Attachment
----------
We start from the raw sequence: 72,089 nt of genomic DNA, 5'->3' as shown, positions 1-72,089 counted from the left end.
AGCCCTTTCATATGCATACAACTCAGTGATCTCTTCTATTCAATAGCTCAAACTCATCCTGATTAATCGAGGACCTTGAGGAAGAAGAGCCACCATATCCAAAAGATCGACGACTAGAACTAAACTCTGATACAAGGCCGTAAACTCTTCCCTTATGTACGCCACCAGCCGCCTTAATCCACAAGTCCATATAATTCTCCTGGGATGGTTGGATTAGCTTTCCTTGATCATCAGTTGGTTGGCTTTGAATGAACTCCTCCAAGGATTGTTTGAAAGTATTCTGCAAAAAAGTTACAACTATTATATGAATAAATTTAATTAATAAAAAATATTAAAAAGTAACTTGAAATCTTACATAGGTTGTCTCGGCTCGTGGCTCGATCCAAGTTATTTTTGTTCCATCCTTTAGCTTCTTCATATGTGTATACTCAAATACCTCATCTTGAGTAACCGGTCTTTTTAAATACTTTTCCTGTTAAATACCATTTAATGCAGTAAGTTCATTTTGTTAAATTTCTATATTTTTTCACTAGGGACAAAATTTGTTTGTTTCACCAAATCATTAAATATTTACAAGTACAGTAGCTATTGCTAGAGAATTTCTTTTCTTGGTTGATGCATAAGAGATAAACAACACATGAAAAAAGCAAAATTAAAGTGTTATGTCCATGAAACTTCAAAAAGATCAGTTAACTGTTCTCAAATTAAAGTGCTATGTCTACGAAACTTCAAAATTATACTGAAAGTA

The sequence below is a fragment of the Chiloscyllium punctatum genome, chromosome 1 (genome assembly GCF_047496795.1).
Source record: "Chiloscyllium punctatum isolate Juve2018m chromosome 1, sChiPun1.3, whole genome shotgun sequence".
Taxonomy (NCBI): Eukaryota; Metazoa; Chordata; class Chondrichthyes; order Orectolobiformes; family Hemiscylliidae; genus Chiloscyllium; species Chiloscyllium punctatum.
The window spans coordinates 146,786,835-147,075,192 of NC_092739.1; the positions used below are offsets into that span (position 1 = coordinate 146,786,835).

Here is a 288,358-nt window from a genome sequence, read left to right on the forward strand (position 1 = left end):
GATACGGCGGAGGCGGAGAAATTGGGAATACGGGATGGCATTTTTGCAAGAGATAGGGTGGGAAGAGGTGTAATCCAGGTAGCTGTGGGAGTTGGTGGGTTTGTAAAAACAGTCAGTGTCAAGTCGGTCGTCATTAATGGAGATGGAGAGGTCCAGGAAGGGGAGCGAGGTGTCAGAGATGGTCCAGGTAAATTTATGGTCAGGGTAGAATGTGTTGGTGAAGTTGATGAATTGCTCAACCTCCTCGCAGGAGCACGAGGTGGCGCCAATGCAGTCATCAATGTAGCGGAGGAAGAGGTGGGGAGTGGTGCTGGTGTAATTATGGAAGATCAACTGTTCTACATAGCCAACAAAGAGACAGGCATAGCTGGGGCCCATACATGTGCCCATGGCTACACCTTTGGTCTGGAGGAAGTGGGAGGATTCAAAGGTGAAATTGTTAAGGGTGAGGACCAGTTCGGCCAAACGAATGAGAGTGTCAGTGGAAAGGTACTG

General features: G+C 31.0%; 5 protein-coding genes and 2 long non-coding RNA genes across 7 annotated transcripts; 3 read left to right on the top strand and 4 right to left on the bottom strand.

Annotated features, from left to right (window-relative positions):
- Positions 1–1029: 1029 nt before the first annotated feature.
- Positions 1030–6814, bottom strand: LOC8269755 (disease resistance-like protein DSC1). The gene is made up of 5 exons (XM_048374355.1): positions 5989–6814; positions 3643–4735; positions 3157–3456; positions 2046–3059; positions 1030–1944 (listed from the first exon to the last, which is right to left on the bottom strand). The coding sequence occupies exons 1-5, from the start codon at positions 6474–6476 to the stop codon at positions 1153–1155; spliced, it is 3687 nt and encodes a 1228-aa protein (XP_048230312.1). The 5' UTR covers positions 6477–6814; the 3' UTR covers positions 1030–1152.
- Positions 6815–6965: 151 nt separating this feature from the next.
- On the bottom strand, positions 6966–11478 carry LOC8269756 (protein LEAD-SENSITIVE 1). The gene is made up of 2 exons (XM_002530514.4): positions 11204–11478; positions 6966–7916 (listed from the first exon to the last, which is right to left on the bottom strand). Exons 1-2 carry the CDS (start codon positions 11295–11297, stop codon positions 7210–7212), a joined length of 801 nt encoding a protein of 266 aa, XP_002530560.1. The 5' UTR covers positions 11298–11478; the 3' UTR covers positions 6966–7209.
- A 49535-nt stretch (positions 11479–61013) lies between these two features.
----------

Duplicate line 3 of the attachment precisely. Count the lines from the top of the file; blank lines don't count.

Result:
The sequence below is a fragment of the Chiloscyllium punctatum genome, chromosome 1 (genome assembly GCF_047496795.1).